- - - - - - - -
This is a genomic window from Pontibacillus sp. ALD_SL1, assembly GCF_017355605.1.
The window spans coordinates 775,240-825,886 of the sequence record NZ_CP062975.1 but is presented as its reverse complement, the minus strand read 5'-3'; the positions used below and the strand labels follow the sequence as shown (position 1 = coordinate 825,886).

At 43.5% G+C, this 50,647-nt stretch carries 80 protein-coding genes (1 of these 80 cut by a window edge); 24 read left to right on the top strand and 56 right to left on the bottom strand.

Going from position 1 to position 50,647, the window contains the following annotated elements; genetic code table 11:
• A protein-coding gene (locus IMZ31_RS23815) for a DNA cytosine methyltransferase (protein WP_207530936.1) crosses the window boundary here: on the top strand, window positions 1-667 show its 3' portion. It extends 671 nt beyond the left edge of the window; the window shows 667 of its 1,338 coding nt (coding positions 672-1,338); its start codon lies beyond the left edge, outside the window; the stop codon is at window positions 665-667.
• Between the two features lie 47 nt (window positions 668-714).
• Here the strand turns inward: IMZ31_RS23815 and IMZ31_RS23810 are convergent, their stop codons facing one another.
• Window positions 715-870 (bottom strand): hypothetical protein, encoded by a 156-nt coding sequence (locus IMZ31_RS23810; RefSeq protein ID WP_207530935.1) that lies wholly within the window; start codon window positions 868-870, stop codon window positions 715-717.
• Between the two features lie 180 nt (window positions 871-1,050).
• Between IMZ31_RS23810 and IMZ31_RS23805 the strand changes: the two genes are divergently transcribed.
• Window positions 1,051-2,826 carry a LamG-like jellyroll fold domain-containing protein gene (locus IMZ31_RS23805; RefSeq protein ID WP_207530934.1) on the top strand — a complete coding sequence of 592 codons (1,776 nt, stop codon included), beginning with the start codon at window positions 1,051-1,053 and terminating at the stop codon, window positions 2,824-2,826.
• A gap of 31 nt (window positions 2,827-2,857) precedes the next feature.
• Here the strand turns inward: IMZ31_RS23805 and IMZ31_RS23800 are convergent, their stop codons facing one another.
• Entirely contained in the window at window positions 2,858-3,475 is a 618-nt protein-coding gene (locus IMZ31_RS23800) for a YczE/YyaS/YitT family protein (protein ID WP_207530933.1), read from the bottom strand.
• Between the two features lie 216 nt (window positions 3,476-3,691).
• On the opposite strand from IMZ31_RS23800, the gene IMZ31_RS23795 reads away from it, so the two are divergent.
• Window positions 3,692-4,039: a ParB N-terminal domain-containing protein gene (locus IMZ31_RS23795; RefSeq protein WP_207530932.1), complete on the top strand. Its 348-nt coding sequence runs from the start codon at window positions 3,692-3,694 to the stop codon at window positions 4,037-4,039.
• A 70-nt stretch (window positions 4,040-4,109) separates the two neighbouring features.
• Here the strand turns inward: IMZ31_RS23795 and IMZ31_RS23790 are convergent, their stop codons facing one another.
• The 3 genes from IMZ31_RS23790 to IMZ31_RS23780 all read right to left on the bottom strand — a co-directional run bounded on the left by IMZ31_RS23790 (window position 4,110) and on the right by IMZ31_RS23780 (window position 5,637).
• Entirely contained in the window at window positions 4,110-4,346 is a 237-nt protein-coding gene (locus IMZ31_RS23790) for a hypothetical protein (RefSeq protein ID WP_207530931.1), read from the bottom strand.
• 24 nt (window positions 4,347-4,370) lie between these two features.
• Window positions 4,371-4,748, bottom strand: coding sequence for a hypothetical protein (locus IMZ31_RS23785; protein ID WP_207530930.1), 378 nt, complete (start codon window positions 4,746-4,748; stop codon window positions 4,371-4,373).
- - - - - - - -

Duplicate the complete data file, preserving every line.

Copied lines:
This is a genomic window from Pontibacillus sp. ALD_SL1, assembly GCF_017355605.1.
The window spans coordinates 775,240-825,886 of the sequence record NZ_CP062975.1 but is presented as its reverse complement, the minus strand read 5'-3'; the positions used below and the strand labels follow the sequence as shown (position 1 = coordinate 825,886).

At 43.5% G+C, this 50,647-nt stretch carries 80 protein-coding genes (1 of these 80 cut by a window edge); 24 read left to right on the top strand and 56 right to left on the bottom strand.

Going from position 1 to position 50,647, the window contains the following annotated elements; genetic code table 11:
• A protein-coding gene (locus IMZ31_RS23815) for a DNA cytosine methyltransferase (protein WP_207530936.1) crosses the window boundary here: on the top strand, window positions 1-667 show its 3' portion. It extends 671 nt beyond the left edge of the window; the window shows 667 of its 1,338 coding nt (coding positions 672-1,338); its start codon lies beyond the left edge, outside the window; the stop codon is at window positions 665-667.
• Between the two features lie 47 nt (window positions 668-714).
• Here the strand turns inward: IMZ31_RS23815 and IMZ31_RS23810 are convergent, their stop codons facing one another.
• Window positions 715-870 (bottom strand): hypothetical protein, encoded by a 156-nt coding sequence (locus IMZ31_RS23810; RefSeq protein ID WP_207530935.1) that lies wholly within the window; start codon window positions 868-870, stop codon window positions 715-717.
• Between the two features lie 180 nt (window positions 871-1,050).
• Between IMZ31_RS23810 and IMZ31_RS23805 the strand changes: the two genes are divergently transcribed.
• Window positions 1,051-2,826 carry a LamG-like jellyroll fold domain-containing protein gene (locus IMZ31_RS23805; RefSeq protein ID WP_207530934.1) on the top strand — a complete coding sequence of 592 codons (1,776 nt, stop codon included), beginning with the start codon at window positions 1,051-1,053 and terminating at the stop codon, window positions 2,824-2,826.
• A gap of 31 nt (window positions 2,827-2,857) precedes the next feature.
• Here the strand turns inward: IMZ31_RS23805 and IMZ31_RS23800 are convergent, their stop codons facing one another.
• Entirely contained in the window at window positions 2,858-3,475 is a 618-nt protein-coding gene (locus IMZ31_RS23800) for a YczE/YyaS/YitT family protein (protein ID WP_207530933.1), read from the bottom strand.
• Between the two features lie 216 nt (window positions 3,476-3,691).
• On the opposite strand from IMZ31_RS23800, the gene IMZ31_RS23795 reads away from it, so the two are divergent.
• Window positions 3,692-4,039: a ParB N-terminal domain-containing protein gene (locus IMZ31_RS23795; RefSeq protein WP_207530932.1), complete on the top strand. Its 348-nt coding sequence runs from the start codon at window positions 3,692-3,694 to the stop codon at window positions 4,037-4,039.
• A 70-nt stretch (window positions 4,040-4,109) separates the two neighbouring features.
• Here the strand turns inward: IMZ31_RS23795 and IMZ31_RS23790 are convergent, their stop codons facing one another.
• The 3 genes from IMZ31_RS23790 to IMZ31_RS23780 all read right to left on the bottom strand — a co-directional run bounded on the left by IMZ31_RS23790 (window position 4,110) and on the right by IMZ31_RS23780 (window position 5,637).
• Entirely contained in the window at window positions 4,110-4,346 is a 237-nt protein-coding gene (locus IMZ31_RS23790) for a hypothetical protein (RefSeq protein ID WP_207530931.1), read from the bottom strand.
• 24 nt (window positions 4,347-4,370) lie between these two features.
• Window positions 4,371-4,748, bottom strand: coding sequence for a hypothetical protein (locus IMZ31_RS23785; protein ID WP_207530930.1), 378 nt, complete (start codon window positions 4,746-4,748; stop codon window positions 4,371-4,373).